A server with databases holding the phone numbers and identity numbers of perhaps as many as 200 million Facebook users in the U.S., the U.K. and other countries has been found open on the Internet by a security researcher.
No one knows who the database belongs to, how or when it was copied from Facebook, according to TechCrunch, which first reported the discovery Wednesday.
A total of 413 million records are in the databases, but according to news reports, roughly half of them are duplicates.
TechCrunch quoted Facebook spokesperson Jay Nancarrow as saying the data had been scraped before Facebook cut off public access to user phone numbers over a year ago. Until then users could search the social media site for phone numbers.
“This data set is old and appears to have information obtained before we made changes last year to remove people’s ability to find others using their phone numbers,” Nancarrow said. “The data set has been taken down and we have seen no evidence that Facebook accounts were compromised.”
However, TechCrunch noted that in the hands of a threat actors a phone number could be used at least for spam calls, and at worst for SIM-swapping attacks, where a cell carrier is tricked switching the phone number of a user to another device.
Each record in the databases contained a user’s unique Facebook ID and the phone number listed on the account. A user’s Facebook ID is typically a long, unique and public number associated with their account. TechCrunch said it can easily be used to discern an account’s username. Some of the records also had the user’s name, gender and location by country.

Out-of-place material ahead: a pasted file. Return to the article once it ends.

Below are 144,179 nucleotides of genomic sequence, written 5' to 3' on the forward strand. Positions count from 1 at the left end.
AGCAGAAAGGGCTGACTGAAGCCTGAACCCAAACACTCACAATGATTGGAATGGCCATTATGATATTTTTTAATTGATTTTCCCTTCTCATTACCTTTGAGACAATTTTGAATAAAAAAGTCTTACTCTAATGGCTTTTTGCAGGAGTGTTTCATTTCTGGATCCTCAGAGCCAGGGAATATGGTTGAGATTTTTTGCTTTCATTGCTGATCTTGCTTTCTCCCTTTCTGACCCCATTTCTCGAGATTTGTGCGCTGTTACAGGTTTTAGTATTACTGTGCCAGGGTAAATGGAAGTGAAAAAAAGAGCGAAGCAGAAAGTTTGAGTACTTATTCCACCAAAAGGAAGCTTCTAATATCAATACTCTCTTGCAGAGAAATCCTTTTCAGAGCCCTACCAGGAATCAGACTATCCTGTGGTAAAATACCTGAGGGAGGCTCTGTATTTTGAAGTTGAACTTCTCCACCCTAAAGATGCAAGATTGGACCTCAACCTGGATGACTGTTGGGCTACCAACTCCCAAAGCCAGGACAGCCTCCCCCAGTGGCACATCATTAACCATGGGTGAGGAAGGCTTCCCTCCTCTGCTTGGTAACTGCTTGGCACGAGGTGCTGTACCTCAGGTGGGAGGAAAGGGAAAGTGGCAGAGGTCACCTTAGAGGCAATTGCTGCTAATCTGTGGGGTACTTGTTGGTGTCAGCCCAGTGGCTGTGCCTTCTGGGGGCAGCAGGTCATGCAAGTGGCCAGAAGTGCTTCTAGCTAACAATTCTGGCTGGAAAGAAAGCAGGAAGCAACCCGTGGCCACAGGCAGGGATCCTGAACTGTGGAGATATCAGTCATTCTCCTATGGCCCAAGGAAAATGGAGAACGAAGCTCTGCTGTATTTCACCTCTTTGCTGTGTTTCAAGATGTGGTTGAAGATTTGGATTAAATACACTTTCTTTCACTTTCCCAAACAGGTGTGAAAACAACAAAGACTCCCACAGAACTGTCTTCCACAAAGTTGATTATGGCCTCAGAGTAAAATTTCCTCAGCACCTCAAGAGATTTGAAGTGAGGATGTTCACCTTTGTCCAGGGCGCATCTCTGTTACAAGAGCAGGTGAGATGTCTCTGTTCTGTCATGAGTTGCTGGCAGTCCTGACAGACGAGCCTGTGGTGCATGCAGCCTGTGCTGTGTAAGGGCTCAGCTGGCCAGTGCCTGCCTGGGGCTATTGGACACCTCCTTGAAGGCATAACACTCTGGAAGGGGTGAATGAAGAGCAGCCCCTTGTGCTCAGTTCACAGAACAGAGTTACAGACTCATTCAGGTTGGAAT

TechCruch said this is a typical page found in the database:
Sanyam Jain, a security researcher and member of the GDI Foundation, found the database and contacted TechCrunch after he was unable to find the owner. The news site also couldn’t find the owner but was able to identify the web host, who pulled the server offline.
Ashlee Benge, a threat researcher at security vendor ZeroFox, noted that when phone numbers associated with identities are leaked, like in this case where they are associated with specific Facebook profiles, it poses a high risk for SIM swapping attacks. These kinds of attacks occur when either a phone number or associated account is hijacked. This information is especially valuable to account takeover forums that specialize in these attacks. Whether these attacks are conducted to take over an account and drain associated bank accounts or bitcoin wallets, or as a publicity stunt, it’s important to protect yourself against these types of cybercriminals.
To better secure accounts and prevent these kinds of attacks, she recommends enabling the option to be notified when a login occurs from a new device. Additionally, although it will not prevent account hijacking if a phone number has been taken over, we also recommend that two-factor authentication be enabled whenever possible. This is best done with an app like Google Authenticator or Duo. If SMS-based two-factor authentication is required, we recommend using Google Voice.